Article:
Rohit Raj Mehndiratta explores the complex world of Kafka and Freud in his visually stimulating art show
New Delhi: Celebrated German novelist Franz Kafka wrote the novella Metamorphosis – a psycho-analytical tale about the dreary life of a salesman who transforms overnight into a giant insect – as far back as 1915, but the theme of both chaos and aspiration in the human psyche is as relevant today, or so believes Delhi-based architect and artist Rohit Raj Mehndiratta. In his latest solo show titled Navigating Mindscapes, Mehndiratta deals with the theory of the conscious and unconscious mind through a uniquely complex visual language that captures the everyday landscapes of the mind.
The exhibition, that includes photographic prints, pen & ink drawing and acrylics and oils on canvas, will be held at the Arpana Caur Art Gallery, Academy of Fine Arts & Literature, 4/6, Siri Fort Institutional Area, New Delhi from March 15 till March 28, 2018, 11 a.m. to 7 p.m. daily.
“This exhibition seeks to explore the ideas of alienation and instability that human mind undergoes due the pressures created by society,” says Mehndiratta, an MIT post-graduate in architecture and urbanism, “I am also interested in psycho-analysis so the subject of the sub-conscious mind appeals to me greatly. I like to question our perception (and at times obsession with) of the real, the tangible and the structure that forms society. The IT and social media boom, I believe, is alienating humans from their real selves more and more.”
No wonder then, Mehndiratta finds the Freudian theories of id, ego, super-ego equally fascinating. His first solo show in 2016, held at Alliance Francaise titled (Un)fettered, presented similar and visually stimulating inner-scapes depicting the constant struggle with the external world. Before that, he has held a solo photography show in 2014 in New York titled Placed Settings that explored the vagaries of life in Brooklyn & New York. A full-time practising architect, who runs Studio VanRO with wife Vandini Mehta, the 44-year-old says that he always drawn to the medium of art even though he was studying to be an architect.
It was when he began to co-author and conceptualise a book on the life of his father and highly acclaimed engineer Mahendra Raj, that the lure of devoting serious time to art became more defined. Also, travelling to various places has given this self-taught artist enough fodder for a visually stimulating body of work.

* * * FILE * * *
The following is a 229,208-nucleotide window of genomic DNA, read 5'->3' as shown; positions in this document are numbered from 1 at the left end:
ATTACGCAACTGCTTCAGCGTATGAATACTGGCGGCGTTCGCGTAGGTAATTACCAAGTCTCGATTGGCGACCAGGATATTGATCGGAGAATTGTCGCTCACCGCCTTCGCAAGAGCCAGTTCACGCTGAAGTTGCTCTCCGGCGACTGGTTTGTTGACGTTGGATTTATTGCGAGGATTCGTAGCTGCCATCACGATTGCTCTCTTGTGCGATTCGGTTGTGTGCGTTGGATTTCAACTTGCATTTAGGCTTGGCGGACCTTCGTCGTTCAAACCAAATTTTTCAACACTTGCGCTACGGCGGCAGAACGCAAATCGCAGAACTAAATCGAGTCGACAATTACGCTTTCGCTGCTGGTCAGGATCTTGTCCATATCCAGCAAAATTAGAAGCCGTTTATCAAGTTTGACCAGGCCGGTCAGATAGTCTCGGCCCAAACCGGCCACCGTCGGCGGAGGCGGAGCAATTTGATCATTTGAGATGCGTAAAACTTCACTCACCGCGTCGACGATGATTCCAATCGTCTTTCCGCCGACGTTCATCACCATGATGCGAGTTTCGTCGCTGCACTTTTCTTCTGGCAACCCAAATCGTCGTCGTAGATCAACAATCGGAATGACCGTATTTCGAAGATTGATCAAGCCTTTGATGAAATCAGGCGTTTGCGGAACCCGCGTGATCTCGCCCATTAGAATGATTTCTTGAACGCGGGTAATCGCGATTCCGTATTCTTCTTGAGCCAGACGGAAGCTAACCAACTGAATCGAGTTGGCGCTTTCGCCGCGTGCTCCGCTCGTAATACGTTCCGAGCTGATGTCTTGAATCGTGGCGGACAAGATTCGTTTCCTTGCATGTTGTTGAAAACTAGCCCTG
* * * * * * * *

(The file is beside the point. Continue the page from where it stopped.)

For instance, a photographic work titled Doors – that was taken in a village in Himachal Pradesh – includes multiple images to explore the idea of “what lies behind what meets the eye”. The artist says, “It connotes the many paths/ memories locked up in ones consciousness as time passes us by. Implicit in this work is also collective amnesia towards heart wrenching events that happen on a daily basis. These memories, dark social phenomenons are locked and forgotten - manifesting the violence of repression as a acceptable societal condition.”
- Knots is also a photographic montage that symbolises repressed desires that remain in the mind, removed from consciousness yet operative at a personal and collective level. “Hurt, repression, abuse at a personal or societal level leaves a mark, literally knots us up in the flow of time.”
- Mirror is a pen & ink work which represents conflicting emotions of melancholy, narcissism, desires of flight and self-destruction as one looks into the mirror, while
- Mindscape is about the land of thoughts and imaginations. The Conscious is inspired by Freud’s psychic structure- of the ego and superego operative in the conscious areas of the mind as a moral police constantly raging a battle in the unconscious space to repress id - the narcissistic primitive child of unfathomable desires. Metamporph is the artist’s take on Kafka’s story. “We live and die everyday - wanting to become that unconscious desire only to come back to a policed, structured reality.”
- The Unconscious, an acrylic and oil on canvas is a dreamscape and a prison simultaneously in which all repressed desires, longings and passions are collected and heavily guarded, while Chimeras is about Kafka’s insect that symbolises the unconscious. “So I ask - then are chimeras mythological, fire-breathing grotesque monsters genetically mutated and a manifestation of the social unconsciousness, of the fight to repress those dark desires or is it a repression of the unbelievable and hence fearful power of the unconscious if illuminated will transform us into species of a higher order.”